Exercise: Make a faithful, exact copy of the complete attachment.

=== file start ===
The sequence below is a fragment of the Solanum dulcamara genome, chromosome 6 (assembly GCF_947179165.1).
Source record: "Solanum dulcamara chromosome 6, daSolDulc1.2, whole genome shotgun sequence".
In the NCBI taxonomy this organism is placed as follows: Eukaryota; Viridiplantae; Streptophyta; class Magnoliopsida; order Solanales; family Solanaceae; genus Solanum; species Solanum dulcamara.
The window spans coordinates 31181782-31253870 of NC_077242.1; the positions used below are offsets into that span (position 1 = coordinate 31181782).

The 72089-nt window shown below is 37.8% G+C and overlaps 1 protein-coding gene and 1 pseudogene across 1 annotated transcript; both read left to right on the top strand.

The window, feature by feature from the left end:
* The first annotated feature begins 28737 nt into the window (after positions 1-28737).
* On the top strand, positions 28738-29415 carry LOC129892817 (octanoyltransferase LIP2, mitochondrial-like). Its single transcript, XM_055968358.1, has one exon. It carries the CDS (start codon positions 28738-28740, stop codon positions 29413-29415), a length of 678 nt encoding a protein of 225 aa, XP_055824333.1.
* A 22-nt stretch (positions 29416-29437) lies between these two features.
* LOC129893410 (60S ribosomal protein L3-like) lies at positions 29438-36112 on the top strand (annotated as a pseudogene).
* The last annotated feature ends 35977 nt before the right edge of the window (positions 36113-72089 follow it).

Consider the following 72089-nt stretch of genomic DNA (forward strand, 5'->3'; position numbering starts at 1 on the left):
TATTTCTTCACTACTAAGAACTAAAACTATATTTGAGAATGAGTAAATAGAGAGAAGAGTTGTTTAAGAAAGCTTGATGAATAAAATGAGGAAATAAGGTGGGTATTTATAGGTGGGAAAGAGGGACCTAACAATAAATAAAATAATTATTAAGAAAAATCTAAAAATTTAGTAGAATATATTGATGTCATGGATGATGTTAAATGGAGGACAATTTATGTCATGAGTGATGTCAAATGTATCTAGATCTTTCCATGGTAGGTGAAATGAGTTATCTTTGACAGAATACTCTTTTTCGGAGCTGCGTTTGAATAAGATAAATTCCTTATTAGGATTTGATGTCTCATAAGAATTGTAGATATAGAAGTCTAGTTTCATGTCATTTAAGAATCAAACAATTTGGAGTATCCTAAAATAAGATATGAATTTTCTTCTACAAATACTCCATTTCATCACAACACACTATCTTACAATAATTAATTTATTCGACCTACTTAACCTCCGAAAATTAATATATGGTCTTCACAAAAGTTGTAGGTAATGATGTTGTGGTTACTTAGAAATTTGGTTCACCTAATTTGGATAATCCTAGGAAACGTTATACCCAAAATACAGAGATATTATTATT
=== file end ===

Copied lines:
The sequence below is a fragment of the Solanum dulcamara genome, chromosome 6 (assembly GCF_947179165.1).
Source record: "Solanum dulcamara chromosome 6, daSolDulc1.2, whole genome shotgun sequence".
In the NCBI taxonomy this organism is placed as follows: Eukaryota; Viridiplantae; Streptophyta; class Magnoliopsida; order Solanales; family Solanaceae; genus Solanum; species Solanum dulcamara.
The window spans coordinates 31181782-31253870 of NC_077242.1; the positions used below are offsets into that span (position 1 = coordinate 31181782).

The 72089-nt window shown below is 37.8% G+C and overlaps 1 protein-coding gene and 1 pseudogene across 1 annotated transcript; both read left to right on the top strand.

The window, feature by feature from the left end:
* The first annotated feature begins 28737 nt into the window (after positions 1-28737).
* On the top strand, positions 28738-29415 carry LOC129892817 (octanoyltransferase LIP2, mitochondrial-like). Its single transcript, XM_055968358.1, has one exon. It carries the CDS (start codon positions 28738-28740, stop codon positions 29413-29415), a length of 678 nt encoding a protein of 225 aa, XP_055824333.1.
* A 22-nt stretch (positions 29416-29437) lies between these two features.
* LOC129893410 (60S ribosomal protein L3-like) lies at positions 29438-36112 on the top strand (annotated as a pseudogene).
* The last annotated feature ends 35977 nt before the right edge of the window (positions 36113-72089 follow it).

Consider the following 72089-nt stretch of genomic DNA (forward strand, 5'->3'; position numbering starts at 1 on the left):
TATTTCTTCACTACTAAGAACTAAAACTATATTTGAGAATGAGTAAATAGAGAGAAGAGTTGTTTAAGAAAGCTTGATGAATAAAATGAGGAAATAAGGTGGGTATTTATAGGTGGGAAAGAGGGACCTAACAATAAATAAAATAATTATTAAGAAAAATCTAAAAATTTAGTAGAATATATTGATGTCATGGATGATGTTAAATGGAGGACAATTTATGTCATGAGTGATGTCAAATGTATCTAGATCTTTCCATGGTAGGTGAAATGAGTTATCTTTGACAGAATACTCTTTTTCGGAGCTGCGTTTGAATAAGATAAATTCCTTATTAGGATTTGATGTCTCATAAGAATTGTAGATATAGAAGTCTAGTTTCATGTCATTTAAGAATCAAACAATTTGGAGTATCCTAAAATAAGATATGAATTTTCTTCTACAAATACTCCATTTCATCACAACACACTATCTTACAATAATTAATTTATTCGACCTACTTAACCTCCGAAAATTAATATATGGTCTTCACAAAAGTTGTAGGTAATGATGTTGTGGTTACTTAGAAATTTGGTTCACCTAATTTGGATAATCCTAGGAAACGTTATACCCAAAATACAGAGATATTATTATT